Families to Relocate After Living By Union Pacific Rail Yard

Written by Jennifer McLawhorn, Managing Editor
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David C. Lester

HOUSTON, Texas – After cancer clusters were found in Houston neighborhoods nearby a Union Pacific rail yard, the city plans to spend millions of dollars on relocation.

According to MYNorthwest, the city of Houston will spend “millions of dollars to relocate residents” from areas surrounding a “rail yard polluted by a cancer-linked wood preservative that has been blamed for an increase in cancer cases.”

From 2019 to 2021, health officials discovered multiple cancer clusters in “Houston’s historically Black Fifth Ward and Kashmere Gardens neighborhoods.” They also “found higher rates of respiratory cancers as well as childhood cancers, including acute lymphoblastic leukemia.”

A nearby Union Pacific rail yard has been blamed for the cancer clusters due to the presence of creosote. Health officials tested the soil and found dioxin, “a highly toxic chemical compound associated with cancer and other health risks.” Used for eight decades until the 1980s, creosote “has been associated with an increased risk of contracting cancer.”

The mayor of Houston has been in communication with Union Pacific, and UP “indicated it wants to wait until additional testing is complete. . . and that testing is ‘required to accurately determine the true extent and source of contamination in the neighborhood. Relocation should be based on a human health risk assessment’.” While EPA-ordered testing is slated for this fall, results should be released by December.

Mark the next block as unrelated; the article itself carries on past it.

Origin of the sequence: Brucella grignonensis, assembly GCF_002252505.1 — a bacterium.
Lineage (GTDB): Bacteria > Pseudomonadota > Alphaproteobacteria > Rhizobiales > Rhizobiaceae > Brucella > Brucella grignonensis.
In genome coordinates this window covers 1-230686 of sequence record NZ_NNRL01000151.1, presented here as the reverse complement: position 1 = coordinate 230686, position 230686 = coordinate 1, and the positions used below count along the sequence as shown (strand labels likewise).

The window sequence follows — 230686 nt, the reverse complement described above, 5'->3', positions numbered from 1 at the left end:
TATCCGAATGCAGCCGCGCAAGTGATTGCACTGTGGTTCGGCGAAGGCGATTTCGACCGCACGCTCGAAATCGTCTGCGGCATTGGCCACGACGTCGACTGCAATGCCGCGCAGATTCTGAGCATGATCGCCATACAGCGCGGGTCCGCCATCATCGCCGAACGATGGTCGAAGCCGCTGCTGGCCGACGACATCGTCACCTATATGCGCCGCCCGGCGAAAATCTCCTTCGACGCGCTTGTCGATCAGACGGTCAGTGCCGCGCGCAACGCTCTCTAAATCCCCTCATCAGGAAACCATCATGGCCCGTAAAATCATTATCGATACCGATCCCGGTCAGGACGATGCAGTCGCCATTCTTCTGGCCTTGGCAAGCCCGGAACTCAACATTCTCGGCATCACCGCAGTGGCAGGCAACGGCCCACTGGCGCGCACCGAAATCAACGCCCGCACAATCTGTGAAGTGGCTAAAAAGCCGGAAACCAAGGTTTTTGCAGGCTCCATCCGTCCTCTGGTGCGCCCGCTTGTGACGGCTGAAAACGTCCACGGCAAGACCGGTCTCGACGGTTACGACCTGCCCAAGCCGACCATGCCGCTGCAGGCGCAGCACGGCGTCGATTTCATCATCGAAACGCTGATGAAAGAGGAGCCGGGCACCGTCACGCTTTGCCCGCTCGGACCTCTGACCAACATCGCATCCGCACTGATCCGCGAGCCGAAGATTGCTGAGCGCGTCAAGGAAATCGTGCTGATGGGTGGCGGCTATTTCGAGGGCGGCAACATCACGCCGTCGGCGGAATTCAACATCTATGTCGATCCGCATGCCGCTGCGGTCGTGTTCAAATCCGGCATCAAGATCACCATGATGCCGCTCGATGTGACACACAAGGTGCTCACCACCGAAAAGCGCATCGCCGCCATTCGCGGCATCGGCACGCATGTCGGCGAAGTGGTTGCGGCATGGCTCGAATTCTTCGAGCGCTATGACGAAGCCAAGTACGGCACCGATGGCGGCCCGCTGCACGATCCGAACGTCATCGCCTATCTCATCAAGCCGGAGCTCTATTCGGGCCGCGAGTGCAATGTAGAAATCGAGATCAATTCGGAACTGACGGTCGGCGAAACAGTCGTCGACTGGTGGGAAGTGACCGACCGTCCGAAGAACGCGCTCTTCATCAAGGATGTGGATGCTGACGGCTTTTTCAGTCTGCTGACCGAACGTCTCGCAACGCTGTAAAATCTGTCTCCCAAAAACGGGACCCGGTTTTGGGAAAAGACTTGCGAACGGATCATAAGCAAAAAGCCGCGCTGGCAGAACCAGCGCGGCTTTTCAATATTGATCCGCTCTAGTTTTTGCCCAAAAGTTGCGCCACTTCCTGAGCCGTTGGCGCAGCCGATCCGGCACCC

Mayor Sylvester Turner urged UP to “participate in this process . . . [due to] a moral obligation.” UP reiterated its efforts in clean-up and how the company has “made measurable progress” since it acquired the rail yard in a 1997 merger.  Those who reside in the neighborhoods near the rail yard have said their concerns “have been ignored by the railroad company and by local officials.” 

To relocate residents from the hundred properties “could cost up to $26 million,” and that the city is looking at funding from local, state, and federal sources. No specific dates or deadlines were given for relocation.

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